Reading through business news this morning, I noted that Howard Schultz is stepping down from the Starbucks CEO job (he's been with them in some capacity since the early 1980s).
The goal of the guy now? The news media says that he wants to run for President in 2020....as an independent.
The gimmick? Well....it's a Ross Perot-like situation. You go into fifty states as a third-party guy, and pretend it's all serious....but your job is to confuse enough people that maybe in two or three states....you flip the outcome from Trump to the Democratic contender. Maybe along the way, you actually do win two states in terms of electoral votes, and all of this would be just enough to toss out the Electoral College end-result because they can't reach the 270-level.
Adding to this....eleven states (oddly, all blue-vote states)....are saying they've got the laws in place to only award their votes to the highest vote-achiever in the election.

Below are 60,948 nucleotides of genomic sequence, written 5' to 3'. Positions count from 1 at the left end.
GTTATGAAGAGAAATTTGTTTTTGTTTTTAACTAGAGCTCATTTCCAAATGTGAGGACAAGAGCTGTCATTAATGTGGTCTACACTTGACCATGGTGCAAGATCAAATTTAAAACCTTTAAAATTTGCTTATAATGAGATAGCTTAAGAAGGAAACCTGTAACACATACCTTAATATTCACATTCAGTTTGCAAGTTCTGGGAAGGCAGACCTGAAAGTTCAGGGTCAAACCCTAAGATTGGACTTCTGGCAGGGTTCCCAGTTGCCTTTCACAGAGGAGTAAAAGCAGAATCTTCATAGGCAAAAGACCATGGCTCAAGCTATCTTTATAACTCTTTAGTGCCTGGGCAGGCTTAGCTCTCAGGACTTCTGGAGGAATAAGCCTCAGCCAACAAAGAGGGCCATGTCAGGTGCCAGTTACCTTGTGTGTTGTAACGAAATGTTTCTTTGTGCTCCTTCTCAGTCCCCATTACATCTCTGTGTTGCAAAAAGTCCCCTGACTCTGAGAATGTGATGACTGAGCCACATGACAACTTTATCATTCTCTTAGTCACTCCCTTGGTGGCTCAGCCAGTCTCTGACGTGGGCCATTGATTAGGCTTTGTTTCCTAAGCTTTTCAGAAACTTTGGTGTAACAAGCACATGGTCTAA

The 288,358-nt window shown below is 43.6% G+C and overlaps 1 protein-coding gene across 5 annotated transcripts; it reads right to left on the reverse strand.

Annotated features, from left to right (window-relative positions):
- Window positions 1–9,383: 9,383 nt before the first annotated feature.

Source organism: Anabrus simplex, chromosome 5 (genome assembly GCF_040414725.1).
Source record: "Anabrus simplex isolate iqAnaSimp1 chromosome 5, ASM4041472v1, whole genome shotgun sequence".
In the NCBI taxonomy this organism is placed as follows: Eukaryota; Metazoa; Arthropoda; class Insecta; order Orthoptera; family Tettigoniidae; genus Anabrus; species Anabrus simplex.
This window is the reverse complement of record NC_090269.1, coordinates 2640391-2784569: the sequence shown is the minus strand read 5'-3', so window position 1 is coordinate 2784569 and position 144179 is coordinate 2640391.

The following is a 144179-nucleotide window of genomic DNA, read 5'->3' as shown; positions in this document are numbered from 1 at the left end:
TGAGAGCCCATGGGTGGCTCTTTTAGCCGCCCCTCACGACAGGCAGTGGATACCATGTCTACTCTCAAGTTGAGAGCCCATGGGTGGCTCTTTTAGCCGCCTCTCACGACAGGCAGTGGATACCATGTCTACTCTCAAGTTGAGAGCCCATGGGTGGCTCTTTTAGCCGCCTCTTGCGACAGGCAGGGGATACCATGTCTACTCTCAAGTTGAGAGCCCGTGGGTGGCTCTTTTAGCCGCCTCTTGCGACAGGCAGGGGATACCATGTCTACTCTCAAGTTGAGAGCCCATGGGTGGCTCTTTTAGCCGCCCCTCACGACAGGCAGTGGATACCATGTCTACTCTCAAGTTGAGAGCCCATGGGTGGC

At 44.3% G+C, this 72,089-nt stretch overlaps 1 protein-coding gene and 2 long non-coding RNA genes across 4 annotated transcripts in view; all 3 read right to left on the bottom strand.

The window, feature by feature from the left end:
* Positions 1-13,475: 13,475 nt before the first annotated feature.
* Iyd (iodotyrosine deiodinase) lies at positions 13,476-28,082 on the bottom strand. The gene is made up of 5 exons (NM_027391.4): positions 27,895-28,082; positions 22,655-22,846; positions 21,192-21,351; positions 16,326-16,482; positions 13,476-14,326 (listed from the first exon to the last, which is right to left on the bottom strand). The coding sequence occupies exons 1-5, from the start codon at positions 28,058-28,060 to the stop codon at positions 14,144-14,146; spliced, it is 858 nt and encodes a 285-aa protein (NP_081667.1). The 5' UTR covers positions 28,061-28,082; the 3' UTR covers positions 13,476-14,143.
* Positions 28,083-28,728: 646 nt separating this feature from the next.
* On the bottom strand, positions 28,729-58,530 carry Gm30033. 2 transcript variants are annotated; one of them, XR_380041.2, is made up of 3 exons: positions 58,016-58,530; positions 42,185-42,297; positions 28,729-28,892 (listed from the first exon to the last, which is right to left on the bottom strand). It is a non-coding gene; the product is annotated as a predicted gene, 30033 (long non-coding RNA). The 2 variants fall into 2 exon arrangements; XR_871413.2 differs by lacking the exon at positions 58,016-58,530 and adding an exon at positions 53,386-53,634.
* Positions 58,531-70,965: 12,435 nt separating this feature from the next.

So at that point, the situation moves onto the House of Representatives and a fifty-state block of votes, but ONLY with the top two candidates in terms of votes. At that point, Schultz would be left out. But the question is....could the Democratic contender then win 26 states? The last time I did the numbers was 2016, with Trump-Clinton, and Trump would clear 33 states. There is some suggestion that some additional House seats will be won for the Democrats this fall, and maybe the intention is that they'd control another five state legislative groups and affect this outcome. Course, if they only get more seats in Democratic-majority states....then it's all just a waste of time (winning eight more GOP controlled seats in California would not change much of anything in terms of that state).
Then you come to the final detail of this election run.....money. To make a national run....you need to figure on $250-million minimum. If this were an effort to only go into ten states? You might be able to trim this down to a quarter of the normal cost.